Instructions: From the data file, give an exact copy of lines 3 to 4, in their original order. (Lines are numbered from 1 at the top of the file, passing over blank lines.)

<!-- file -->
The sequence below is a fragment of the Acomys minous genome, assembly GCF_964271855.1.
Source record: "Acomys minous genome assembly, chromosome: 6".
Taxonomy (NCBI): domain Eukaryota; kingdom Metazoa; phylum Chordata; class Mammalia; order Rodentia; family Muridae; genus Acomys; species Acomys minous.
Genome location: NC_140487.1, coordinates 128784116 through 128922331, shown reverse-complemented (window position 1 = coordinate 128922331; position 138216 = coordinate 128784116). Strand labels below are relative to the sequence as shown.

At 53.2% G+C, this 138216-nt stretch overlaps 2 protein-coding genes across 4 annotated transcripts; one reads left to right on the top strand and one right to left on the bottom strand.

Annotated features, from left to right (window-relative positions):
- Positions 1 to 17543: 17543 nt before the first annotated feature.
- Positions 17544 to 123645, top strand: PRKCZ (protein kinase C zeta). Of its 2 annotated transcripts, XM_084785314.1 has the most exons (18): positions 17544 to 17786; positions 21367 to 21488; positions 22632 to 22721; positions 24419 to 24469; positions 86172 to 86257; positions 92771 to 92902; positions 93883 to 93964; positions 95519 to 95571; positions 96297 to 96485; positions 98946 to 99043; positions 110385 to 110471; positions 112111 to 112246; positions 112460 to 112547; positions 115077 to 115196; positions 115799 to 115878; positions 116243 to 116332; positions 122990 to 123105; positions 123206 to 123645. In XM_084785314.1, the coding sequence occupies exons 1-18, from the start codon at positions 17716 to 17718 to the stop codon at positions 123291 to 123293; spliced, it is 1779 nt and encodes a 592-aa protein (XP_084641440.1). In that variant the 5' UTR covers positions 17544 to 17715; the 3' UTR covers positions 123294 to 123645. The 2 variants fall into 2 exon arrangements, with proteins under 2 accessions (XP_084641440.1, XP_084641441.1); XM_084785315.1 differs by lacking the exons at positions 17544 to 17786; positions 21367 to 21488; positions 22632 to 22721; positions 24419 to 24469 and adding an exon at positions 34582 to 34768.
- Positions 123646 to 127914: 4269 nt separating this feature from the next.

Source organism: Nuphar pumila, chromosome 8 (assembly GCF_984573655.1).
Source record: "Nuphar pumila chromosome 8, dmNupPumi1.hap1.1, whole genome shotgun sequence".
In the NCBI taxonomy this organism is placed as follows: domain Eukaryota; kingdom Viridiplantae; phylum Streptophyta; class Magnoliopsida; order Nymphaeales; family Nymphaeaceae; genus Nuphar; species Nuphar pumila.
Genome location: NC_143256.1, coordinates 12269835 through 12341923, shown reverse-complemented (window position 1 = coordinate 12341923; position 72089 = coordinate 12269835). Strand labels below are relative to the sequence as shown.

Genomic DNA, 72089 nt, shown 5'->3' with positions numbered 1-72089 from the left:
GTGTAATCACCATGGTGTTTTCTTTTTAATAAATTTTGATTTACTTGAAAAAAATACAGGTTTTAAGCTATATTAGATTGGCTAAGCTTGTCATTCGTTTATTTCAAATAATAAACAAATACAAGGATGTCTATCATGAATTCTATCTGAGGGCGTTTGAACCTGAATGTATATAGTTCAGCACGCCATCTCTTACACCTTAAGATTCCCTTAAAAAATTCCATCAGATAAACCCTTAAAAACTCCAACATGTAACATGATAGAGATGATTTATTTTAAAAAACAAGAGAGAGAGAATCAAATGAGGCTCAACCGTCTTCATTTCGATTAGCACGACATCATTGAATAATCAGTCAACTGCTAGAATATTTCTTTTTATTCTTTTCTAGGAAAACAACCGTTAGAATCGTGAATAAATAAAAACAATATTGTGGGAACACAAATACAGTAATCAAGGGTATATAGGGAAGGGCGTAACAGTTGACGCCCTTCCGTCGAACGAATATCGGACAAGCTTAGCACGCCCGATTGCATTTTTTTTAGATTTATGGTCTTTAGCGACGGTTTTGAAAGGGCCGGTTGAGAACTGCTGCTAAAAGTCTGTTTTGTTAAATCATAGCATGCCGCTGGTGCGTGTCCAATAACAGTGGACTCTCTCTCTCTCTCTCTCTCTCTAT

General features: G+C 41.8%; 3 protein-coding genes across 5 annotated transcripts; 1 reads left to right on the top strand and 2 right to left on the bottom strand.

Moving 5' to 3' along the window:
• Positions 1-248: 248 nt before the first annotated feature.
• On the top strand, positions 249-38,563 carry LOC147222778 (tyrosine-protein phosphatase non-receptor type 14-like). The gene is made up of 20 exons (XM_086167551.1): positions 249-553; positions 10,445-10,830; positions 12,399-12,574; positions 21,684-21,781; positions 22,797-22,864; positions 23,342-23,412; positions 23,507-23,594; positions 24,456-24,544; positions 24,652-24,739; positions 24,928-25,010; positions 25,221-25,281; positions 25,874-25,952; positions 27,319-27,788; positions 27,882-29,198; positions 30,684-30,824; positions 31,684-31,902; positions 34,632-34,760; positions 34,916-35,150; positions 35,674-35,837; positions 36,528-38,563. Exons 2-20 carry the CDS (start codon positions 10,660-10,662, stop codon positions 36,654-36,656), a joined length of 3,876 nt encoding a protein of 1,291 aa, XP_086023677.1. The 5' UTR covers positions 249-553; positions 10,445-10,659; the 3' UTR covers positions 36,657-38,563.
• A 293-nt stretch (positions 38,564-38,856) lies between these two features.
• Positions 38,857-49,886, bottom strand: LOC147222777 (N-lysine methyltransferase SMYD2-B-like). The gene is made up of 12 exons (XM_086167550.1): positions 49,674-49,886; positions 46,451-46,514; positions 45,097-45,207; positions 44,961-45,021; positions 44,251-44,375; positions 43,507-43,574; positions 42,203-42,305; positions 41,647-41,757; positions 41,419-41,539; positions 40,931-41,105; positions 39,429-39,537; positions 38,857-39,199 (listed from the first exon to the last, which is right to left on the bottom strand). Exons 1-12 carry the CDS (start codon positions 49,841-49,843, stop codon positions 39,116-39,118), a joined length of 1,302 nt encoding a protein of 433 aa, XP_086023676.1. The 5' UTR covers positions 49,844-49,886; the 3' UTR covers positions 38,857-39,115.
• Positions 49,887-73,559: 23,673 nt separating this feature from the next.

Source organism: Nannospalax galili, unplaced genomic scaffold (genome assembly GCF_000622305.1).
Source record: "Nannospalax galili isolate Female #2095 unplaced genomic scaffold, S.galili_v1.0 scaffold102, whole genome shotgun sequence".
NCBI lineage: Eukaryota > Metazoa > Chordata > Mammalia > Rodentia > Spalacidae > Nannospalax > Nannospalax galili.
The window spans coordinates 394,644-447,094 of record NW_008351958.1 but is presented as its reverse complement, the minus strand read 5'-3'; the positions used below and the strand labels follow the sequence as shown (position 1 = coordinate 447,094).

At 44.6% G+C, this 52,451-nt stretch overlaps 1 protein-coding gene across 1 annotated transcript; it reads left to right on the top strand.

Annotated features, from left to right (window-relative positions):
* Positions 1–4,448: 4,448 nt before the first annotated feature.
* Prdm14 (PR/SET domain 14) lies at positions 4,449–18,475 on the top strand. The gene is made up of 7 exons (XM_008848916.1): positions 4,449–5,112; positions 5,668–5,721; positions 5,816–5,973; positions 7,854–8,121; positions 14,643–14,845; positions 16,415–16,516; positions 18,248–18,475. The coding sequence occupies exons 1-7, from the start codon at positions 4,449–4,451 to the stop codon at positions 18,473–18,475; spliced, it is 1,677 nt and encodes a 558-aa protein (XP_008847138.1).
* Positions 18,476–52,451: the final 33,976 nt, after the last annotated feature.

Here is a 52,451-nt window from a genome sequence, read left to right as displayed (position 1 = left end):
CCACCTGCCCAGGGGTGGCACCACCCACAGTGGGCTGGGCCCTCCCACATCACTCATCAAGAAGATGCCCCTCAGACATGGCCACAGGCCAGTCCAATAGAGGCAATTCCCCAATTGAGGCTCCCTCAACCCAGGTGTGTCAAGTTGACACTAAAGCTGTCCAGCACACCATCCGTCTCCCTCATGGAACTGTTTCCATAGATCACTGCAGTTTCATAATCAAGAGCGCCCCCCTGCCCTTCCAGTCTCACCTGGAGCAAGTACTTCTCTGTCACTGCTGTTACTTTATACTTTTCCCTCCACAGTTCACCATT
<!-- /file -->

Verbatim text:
Taxonomy (NCBI): domain Eukaryota; kingdom Metazoa; phylum Chordata; class Mammalia; order Rodentia; family Muridae; genus Acomys; species Acomys minous.
Genome location: NC_140487.1, coordinates 128784116 through 128922331, shown reverse-complemented (window position 1 = coordinate 128922331; position 138216 = coordinate 128784116). Strand labels below are relative to the sequence as shown.